Norplant


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Related to Norplant: Implanon

Nor•plant

(ˈnɔrˌplænt, -ˌplɑnt)
Trademark. a long-term contraceptive for women, usu. effective for 5 years, consisting of several small slow-release capsules of progestin implanted under the skin.
References in periodicals archive ?
bill proposed in Mississippi sought to mandate the use of Norplant for
Insert Norplant, tie their tubes, put them to work in fast-food chains or sweat shops, and give them a little micro-credit and education if you're feeling generous."
(The punchline of that story is her advice to the six- and eight-year-old girls: that they both go on Norplant as soon as they turn 12.
Second, we need to understand that every chemical birth control agent, such as the pill in all its forms, Norplant, Depo-Provera, etc.
Seizures were not increased among those women who used long-term progesterone contraceptive methods such as Depo-Provera or Norplant, suggesting that those forms of birth control might be a better option for women with epilepsy, Dr.
* Other effective methods of birth control include: birth control pill, hormone implant (Norplant), or hormone injections/shots (Depo-Provera).
Anti-choicers in Britain made an unsuccessful attempt to prevent EC from being dispensed over the counter by placing it under an archaic law that prohibits "procuring a miscarriage." Some anti-choicers have long argued that not just EC but conventional birth-control methods--the pill, Norplant, Depo-Provera and the IUD--are "abortifacients": In northern Kentucky anti-choice extremists are campaigning to force one local health board to reject Title X family-planning funds; according to the Lexington Herald-Leader, the board's vote, scheduled for June 19, is too close to call.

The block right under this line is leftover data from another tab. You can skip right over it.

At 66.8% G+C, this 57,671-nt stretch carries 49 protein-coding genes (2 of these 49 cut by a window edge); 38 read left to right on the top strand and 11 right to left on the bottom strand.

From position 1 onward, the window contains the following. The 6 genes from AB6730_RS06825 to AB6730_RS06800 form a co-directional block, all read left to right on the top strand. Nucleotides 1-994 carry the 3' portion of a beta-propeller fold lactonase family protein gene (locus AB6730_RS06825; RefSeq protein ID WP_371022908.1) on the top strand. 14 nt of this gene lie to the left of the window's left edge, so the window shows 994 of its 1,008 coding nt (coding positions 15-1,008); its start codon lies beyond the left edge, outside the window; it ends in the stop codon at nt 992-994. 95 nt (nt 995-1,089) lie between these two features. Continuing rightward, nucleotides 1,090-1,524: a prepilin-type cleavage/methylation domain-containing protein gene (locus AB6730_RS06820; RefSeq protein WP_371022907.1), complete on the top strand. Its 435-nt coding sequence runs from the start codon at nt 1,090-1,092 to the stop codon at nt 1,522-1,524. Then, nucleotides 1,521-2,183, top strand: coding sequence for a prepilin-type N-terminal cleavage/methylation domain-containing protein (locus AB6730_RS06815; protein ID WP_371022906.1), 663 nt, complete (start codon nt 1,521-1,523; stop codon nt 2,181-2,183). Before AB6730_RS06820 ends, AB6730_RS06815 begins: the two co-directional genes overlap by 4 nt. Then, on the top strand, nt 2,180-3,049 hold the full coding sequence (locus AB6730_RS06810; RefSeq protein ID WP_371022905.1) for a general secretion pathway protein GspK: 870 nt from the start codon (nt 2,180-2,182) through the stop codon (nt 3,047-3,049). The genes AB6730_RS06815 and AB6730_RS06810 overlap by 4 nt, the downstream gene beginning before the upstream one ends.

More recently, some judges have included use of the long-term contraceptive Norplant as a condition of probation for defendants convicted of child abuse and related offenses.
That was the birth of CRACK (Children Requiring A Caring Kommunity), a nonprofit organization that offers $200 in cash to addicts who agree to be sterilized or undergo long-term contraception like Norplant, which is surgically imbedded under the skin.
The case was brought by Jennifer Erickson and other female employees of Bartell Drug Co., which decided not to cover prescription contraceptives--including birth-control pills, Norplant, Depo-Provera, and intrauterine devices--under its prescription benefit plan for nonunion employees.